Understanding Kubernetes

With containers, docker , Kubernetes etc I always have trouble working out:

  • Where should I put my database?
  • How do I handle secrets? (passwords, auth keys etc)
  • How do we take an old, monolithic application and refactor it to work like this?
  • How do I manage sessions? e.g persistant connections
  • Most tutorials / accouncements focus on modern Node based applications and ignore systems which need to me remade or refactored

Pods , what?

Understand that pods may b be killed / fail at anytime. Operate upn this principle.

  • Don't store persistant data in a pod
  • Don't store persistant data in a container volume
  • Both these stores are ephemeral
  • Kubernetes from born out of Google Borg system, so much of the learning from the Google Borg System paper carry on (compare Figure 2-2 (Kubernetes) with Figure 1 (Google Borg)

Kubernetes:

Selection_999-1171-
Source: Kubernetes: Scheduling the Future at Cloud Scale, David K. Rensin p.9

Whilst a pod can have a volume attached to it (and all containers within a pod can access a pod volume), a node failure or Kubernetes master itself may kill off these data stores at any time. (The Kubernetes master is where the Kubernetes replication controller is).

ie:

In addition, if you kill a replication controller it will not delete the replicas it has under management. (For that, you have to explicitly set the controller’s replicas field to 0.) <br /
Kubernetes: Scheduling the Future at Cloud Scale, David K. Rensin p.19

This behaviour dates back to Google's Borg system which also dosn't/can't/wont delete running nodes; this helps because if the master node dies, the worker noes can continue working until a new master is elected:

Selection_999-1172-
Source: Large-scale cluster management at Google with Borg (src) p.1

More information on Pod states.

Routing

First, there’s no guarantee that the pod that serviced one request will service the next one—even if it’s very close in time or from the same client. The consequence of that is that you have to make sure your pods don’t keep state ephemerally.
Kubernetes: Scheduling the Future at Cloud Scale, David K. Rensin p.23

How to do persistant storage kubernetes

How to handle the persistance layer.

Pods are not durable things, and you shouldn’t count on them to be. From time to time (as the overall health of the cluster demands), the master scheduler may choose to evict a pod from its host. That’s a polite way of saying that it will delete the pod and bring up a new copy on another node. ... Instead of storing your state in memory in some non-durable way, you should think about using a shared data store like Redis, Memcached, Cassandra, etc <br /
Kubernetes: Scheduling the Future at Cloud Scale, David K. Rensin p.11

^ That sounds great. HOW then, do I handle persistant data (like a database) in Kubernetes?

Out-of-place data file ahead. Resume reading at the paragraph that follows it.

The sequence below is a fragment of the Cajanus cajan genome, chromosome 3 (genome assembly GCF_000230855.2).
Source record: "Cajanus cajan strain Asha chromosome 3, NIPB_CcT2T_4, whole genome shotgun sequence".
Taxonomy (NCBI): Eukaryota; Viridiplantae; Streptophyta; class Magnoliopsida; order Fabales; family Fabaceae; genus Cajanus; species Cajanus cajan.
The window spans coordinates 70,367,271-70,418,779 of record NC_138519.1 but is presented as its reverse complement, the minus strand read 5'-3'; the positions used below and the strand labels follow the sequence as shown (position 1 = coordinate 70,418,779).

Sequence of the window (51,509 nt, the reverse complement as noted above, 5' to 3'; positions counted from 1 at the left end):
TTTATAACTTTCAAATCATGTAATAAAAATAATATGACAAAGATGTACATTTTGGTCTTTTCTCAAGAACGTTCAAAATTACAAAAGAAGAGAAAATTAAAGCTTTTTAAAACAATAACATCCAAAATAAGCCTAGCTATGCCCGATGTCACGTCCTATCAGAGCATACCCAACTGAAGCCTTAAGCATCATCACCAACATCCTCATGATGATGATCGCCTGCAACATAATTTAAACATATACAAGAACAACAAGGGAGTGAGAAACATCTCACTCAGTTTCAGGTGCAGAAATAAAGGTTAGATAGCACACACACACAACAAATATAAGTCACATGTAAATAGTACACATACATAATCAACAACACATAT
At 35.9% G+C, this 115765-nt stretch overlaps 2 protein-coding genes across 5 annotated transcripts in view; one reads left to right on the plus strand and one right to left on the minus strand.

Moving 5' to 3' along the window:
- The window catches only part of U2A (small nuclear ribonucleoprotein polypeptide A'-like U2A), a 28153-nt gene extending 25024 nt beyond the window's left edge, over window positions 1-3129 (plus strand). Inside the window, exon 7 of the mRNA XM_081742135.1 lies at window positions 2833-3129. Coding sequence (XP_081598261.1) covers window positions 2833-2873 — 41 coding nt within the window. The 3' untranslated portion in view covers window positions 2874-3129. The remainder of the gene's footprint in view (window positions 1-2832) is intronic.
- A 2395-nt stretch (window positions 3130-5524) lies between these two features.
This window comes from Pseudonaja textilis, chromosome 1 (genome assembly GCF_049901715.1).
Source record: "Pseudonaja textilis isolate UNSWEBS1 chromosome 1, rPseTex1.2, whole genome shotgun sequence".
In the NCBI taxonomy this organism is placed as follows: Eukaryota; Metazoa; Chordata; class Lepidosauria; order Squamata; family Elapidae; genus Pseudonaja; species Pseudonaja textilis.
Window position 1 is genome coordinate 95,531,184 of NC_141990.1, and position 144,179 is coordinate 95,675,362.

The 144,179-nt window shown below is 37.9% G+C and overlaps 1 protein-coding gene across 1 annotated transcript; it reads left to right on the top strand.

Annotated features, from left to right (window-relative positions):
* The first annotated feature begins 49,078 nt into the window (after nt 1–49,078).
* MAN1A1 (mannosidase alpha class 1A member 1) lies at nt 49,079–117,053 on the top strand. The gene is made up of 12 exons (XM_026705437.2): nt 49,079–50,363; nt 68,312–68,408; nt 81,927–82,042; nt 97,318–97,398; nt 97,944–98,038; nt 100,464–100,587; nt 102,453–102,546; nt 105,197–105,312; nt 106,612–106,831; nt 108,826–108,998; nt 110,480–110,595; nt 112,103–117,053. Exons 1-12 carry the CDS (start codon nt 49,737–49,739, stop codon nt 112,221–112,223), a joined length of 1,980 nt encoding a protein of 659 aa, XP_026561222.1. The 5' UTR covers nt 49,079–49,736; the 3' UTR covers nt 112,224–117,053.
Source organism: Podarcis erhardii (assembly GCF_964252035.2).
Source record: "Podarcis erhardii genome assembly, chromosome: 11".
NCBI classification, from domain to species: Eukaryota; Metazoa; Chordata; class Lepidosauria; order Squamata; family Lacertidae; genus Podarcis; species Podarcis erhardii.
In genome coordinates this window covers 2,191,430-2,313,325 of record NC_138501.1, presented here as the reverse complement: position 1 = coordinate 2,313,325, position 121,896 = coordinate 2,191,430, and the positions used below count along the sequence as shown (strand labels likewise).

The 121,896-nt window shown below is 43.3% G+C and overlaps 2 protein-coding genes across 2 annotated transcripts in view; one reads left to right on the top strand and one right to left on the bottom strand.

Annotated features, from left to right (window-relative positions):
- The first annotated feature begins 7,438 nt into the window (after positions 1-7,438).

Kubernetes added the ability to mount an NFS volume at the pod level. That was a particularly welcome enhancement because it meant that containers could store and retrieve important filebased data—like logs—easily and persistently, since NFS volumes exists beyond the life of the pod

Kubernetes: Scheduling the Future at Cloud Scale, David K. Rensin p.14

Another option instead of NFS would be to use cephfs

Example Postgres cluster using patroni

Create and run a Postgres cluster:

git clone https://github.com/zalando/patroni.git
cd patroni/kubernetes/
sudo microk8s.docker build -t patroni .
sudo microk8s.kubectl create -f patroni_k8s.yaml

Connect to cluster

Fist get the generated service IP address, this will route to the postgres master:

# View generated statefulset pods:
sudo microk8s.kubectl get services; # look for patronidemo ClusterIP

Now get the super user password, and decode the secret:

By default, the patroni demo uses postgress/patroni

sudo microk8s.kubectl get secret patronidemo -o yaml | grep 'superuser-password'

Copy the returned secret and base64 decode the string. e.g:

echo 'emFsYW5kbw==' | base64 -d
# returns 'zalando'

Connect to psql cluster:

psql -h 10.152.183.220 -U postgres -p 
# Enter password, you are connected!
# Create a database (automatically replicated):
# CREATE DATABASE test;

Secrets management

... https://kubernetes.io/docs/concepts/configuration/secret/

Create an deploy a helloWorld

1. Create docker image

Here's an example 'helloworld' app (guilty, yes this is a node app, based on the Kubernetes example) but not using minikube using microk8s instead.

2. Build it

microk8s.docker build -t localhost:32000/helloworld:latest .
microk8s.docker push localhost:32000/helloworld:latest

3. Create a deployment

sudo microk8s.kubectl create deployment hello-world --image=127.0.0.1:32000/helloworld:latest

4. Create service by exposing deployment

5. Build it

microk8s.docker build -t localhost:32000/helloworld:latest .
microk8s.docker push localhost:32000/helloworld:latest

6. Create a deployment

sudo microk8s.kubectl create deployment hello-world --image=127.0.0.1:32000/helloworld:latest

7. Create service by exposing deployment

kubectl expose deployment hello-world --type=NodePort --port=8081

https://itnext.io/microk8s-docker-registry-c3f401faa760 Comparing minikube and microk8s
https://kubernetes.io/docs/tutorials/hello-minikube/ Hello Minikube
https://microk8s.io/docs/registry Setup private registry

https://tutorials.ubuntu.com/tutorial/install-a-local-kubernetes-with-microk8s#4

https://itnext.io/a-local-kubernetes-with-microk8s-33ee31d1eed9
https://sdqali.in/blog/2016/11/04/a-very-basic-introduction-to-deploying-a-java-application-using-kubernetes/

sudo microk8s.docker build -t localhost:32000/obpapi:latest
sudo microk8s.docker push localhost:32000/obpapi:latest
sudo microk8s.kubectl deploy obpapi --image=localhost:32000/obpapi:latest